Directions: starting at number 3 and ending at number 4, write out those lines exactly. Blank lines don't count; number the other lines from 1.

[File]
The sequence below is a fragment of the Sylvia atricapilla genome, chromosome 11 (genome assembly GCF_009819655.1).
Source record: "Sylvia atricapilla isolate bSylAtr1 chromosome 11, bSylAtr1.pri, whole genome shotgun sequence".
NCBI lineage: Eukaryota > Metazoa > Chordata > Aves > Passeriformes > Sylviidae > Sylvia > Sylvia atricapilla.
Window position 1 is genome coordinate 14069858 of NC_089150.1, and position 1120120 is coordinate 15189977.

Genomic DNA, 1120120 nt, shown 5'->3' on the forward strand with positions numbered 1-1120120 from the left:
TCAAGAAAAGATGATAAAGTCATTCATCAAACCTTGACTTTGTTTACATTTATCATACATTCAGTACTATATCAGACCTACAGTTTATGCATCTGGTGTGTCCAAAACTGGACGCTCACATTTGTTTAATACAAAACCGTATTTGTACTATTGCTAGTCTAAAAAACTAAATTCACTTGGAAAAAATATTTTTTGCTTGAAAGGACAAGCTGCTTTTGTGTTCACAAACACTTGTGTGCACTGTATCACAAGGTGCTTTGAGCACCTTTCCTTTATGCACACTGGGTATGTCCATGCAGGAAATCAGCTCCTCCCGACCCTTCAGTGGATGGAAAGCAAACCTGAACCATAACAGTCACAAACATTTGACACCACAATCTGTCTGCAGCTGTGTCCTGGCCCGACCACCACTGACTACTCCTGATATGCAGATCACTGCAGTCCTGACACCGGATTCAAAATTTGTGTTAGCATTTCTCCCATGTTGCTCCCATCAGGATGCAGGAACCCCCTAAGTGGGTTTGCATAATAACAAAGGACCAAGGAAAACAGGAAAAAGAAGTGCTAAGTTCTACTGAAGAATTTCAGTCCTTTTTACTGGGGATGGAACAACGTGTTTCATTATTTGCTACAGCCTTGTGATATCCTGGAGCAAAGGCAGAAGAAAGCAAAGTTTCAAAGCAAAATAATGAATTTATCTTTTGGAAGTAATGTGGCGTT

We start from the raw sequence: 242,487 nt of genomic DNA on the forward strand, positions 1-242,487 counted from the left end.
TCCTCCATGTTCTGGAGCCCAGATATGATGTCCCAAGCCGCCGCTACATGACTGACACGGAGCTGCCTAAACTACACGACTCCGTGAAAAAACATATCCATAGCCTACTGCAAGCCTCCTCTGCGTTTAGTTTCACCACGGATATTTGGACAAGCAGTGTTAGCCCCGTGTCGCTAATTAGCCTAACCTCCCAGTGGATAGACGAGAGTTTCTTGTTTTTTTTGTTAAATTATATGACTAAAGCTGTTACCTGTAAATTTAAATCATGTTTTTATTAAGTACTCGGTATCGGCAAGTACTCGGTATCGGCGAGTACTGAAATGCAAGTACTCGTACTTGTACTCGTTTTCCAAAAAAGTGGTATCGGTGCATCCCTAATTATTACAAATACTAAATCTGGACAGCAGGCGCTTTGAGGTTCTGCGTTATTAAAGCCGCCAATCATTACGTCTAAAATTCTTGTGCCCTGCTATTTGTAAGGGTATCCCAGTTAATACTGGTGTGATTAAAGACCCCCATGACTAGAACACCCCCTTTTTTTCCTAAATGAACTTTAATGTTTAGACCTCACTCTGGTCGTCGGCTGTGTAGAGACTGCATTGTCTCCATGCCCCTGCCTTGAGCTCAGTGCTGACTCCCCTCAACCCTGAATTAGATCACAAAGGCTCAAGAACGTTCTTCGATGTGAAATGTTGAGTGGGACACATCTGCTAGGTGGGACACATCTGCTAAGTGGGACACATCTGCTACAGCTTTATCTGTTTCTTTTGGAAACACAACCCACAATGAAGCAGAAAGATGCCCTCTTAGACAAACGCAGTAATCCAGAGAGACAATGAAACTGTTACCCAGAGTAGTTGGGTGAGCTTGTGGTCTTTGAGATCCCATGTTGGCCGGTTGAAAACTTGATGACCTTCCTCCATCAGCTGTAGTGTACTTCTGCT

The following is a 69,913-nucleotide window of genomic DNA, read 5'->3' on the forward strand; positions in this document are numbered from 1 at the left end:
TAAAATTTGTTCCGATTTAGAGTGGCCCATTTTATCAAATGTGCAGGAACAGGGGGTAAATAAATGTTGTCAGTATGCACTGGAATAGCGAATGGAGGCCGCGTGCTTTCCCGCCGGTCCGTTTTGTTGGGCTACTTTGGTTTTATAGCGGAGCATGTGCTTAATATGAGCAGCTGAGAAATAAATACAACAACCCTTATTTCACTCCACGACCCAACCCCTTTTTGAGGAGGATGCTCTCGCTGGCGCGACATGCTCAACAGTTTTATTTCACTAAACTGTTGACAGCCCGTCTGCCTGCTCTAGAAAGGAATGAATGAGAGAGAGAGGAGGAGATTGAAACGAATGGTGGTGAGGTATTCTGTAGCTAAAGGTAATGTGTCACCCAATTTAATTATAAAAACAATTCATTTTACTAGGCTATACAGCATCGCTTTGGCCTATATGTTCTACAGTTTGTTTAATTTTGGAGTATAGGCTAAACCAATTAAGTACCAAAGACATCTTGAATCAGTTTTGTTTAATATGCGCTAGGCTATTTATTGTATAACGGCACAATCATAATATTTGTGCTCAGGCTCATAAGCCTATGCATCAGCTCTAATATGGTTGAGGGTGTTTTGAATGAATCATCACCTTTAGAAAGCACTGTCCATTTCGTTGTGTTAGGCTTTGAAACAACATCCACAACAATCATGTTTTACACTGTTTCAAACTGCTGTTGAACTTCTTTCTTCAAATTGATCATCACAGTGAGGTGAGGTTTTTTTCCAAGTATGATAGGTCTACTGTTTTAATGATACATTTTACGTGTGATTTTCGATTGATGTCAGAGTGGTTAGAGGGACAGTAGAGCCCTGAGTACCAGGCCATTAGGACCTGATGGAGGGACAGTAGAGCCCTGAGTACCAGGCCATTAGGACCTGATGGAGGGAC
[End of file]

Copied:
NCBI lineage: Eukaryota > Metazoa > Chordata > Aves > Passeriformes > Sylviidae > Sylvia > Sylvia atricapilla.
Window position 1 is genome coordinate 14069858 of NC_089150.1, and position 1120120 is coordinate 15189977.